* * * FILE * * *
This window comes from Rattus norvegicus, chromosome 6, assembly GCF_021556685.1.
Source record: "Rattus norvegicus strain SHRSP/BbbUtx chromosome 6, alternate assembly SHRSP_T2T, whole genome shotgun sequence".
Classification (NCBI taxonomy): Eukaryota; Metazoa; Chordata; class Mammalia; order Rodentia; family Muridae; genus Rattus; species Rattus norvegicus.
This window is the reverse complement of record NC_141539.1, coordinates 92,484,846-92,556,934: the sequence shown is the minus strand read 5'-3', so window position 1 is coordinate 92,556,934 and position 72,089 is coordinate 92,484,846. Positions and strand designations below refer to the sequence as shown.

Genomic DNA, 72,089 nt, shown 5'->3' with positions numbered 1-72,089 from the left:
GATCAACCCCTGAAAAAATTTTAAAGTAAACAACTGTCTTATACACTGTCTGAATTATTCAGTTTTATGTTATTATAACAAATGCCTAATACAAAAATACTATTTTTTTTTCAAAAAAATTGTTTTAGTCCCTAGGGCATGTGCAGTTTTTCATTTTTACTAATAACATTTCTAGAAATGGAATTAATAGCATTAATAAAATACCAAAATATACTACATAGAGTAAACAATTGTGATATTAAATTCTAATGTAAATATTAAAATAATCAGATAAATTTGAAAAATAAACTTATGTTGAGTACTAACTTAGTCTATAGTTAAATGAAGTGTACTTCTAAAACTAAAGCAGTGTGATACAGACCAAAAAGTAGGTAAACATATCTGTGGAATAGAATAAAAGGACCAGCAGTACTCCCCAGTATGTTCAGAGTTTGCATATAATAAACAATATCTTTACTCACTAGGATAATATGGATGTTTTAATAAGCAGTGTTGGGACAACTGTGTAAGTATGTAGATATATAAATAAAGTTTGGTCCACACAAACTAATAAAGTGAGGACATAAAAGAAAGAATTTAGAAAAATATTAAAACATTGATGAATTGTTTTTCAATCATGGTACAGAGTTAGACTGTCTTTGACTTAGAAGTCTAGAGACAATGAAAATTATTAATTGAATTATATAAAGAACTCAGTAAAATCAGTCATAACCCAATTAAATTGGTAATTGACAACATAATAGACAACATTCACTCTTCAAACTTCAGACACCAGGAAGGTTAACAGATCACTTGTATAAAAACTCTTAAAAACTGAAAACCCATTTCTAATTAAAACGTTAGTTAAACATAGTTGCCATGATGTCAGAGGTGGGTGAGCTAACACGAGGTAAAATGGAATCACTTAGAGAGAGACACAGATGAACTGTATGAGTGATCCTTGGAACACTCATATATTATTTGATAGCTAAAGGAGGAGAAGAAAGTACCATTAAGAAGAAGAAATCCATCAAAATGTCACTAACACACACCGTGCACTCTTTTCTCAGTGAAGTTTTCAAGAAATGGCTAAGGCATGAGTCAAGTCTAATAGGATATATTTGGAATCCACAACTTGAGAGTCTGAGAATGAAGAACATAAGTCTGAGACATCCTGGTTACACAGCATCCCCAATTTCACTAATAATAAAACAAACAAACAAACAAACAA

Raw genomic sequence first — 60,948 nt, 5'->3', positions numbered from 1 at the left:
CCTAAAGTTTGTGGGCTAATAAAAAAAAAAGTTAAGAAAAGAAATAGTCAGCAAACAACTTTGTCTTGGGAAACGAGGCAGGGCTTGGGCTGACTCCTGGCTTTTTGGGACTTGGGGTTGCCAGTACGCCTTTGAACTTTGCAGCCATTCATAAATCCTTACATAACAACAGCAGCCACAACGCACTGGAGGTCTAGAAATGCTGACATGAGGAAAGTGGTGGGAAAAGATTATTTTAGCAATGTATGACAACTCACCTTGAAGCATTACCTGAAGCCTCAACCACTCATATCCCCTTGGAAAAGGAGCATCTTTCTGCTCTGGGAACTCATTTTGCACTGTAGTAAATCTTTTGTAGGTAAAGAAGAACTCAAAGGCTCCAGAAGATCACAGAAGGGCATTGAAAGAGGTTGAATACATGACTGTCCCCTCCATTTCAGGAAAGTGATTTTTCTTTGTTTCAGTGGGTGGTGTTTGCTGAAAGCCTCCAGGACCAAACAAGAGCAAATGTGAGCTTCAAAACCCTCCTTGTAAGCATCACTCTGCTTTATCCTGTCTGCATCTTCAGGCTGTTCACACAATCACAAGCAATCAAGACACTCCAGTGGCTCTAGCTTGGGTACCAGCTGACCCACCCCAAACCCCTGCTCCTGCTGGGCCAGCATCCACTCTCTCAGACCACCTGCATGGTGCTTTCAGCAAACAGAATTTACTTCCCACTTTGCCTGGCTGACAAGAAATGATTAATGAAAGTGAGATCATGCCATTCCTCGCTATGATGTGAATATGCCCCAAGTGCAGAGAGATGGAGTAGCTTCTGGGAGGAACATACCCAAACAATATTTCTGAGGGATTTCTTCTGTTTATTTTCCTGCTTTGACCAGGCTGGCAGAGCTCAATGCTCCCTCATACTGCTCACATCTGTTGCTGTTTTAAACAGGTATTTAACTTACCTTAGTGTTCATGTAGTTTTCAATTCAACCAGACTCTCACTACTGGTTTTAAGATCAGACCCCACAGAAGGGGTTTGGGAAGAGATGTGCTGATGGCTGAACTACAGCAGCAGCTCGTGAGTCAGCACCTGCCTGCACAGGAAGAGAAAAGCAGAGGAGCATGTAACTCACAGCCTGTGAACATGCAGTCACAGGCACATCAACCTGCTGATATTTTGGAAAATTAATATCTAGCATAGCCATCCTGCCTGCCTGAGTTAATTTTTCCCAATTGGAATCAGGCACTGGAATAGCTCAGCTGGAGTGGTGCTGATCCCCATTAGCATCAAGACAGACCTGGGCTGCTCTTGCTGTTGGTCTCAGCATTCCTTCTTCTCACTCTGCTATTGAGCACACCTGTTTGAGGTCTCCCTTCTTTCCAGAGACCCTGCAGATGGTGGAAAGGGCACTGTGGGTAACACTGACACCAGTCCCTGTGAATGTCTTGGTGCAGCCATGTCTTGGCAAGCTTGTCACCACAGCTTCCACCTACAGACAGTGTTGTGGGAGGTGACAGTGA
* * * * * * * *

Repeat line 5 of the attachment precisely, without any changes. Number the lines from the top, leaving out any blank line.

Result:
Genomic DNA, 72,089 nt, shown 5'->3' with positions numbered 1-72,089 from the left: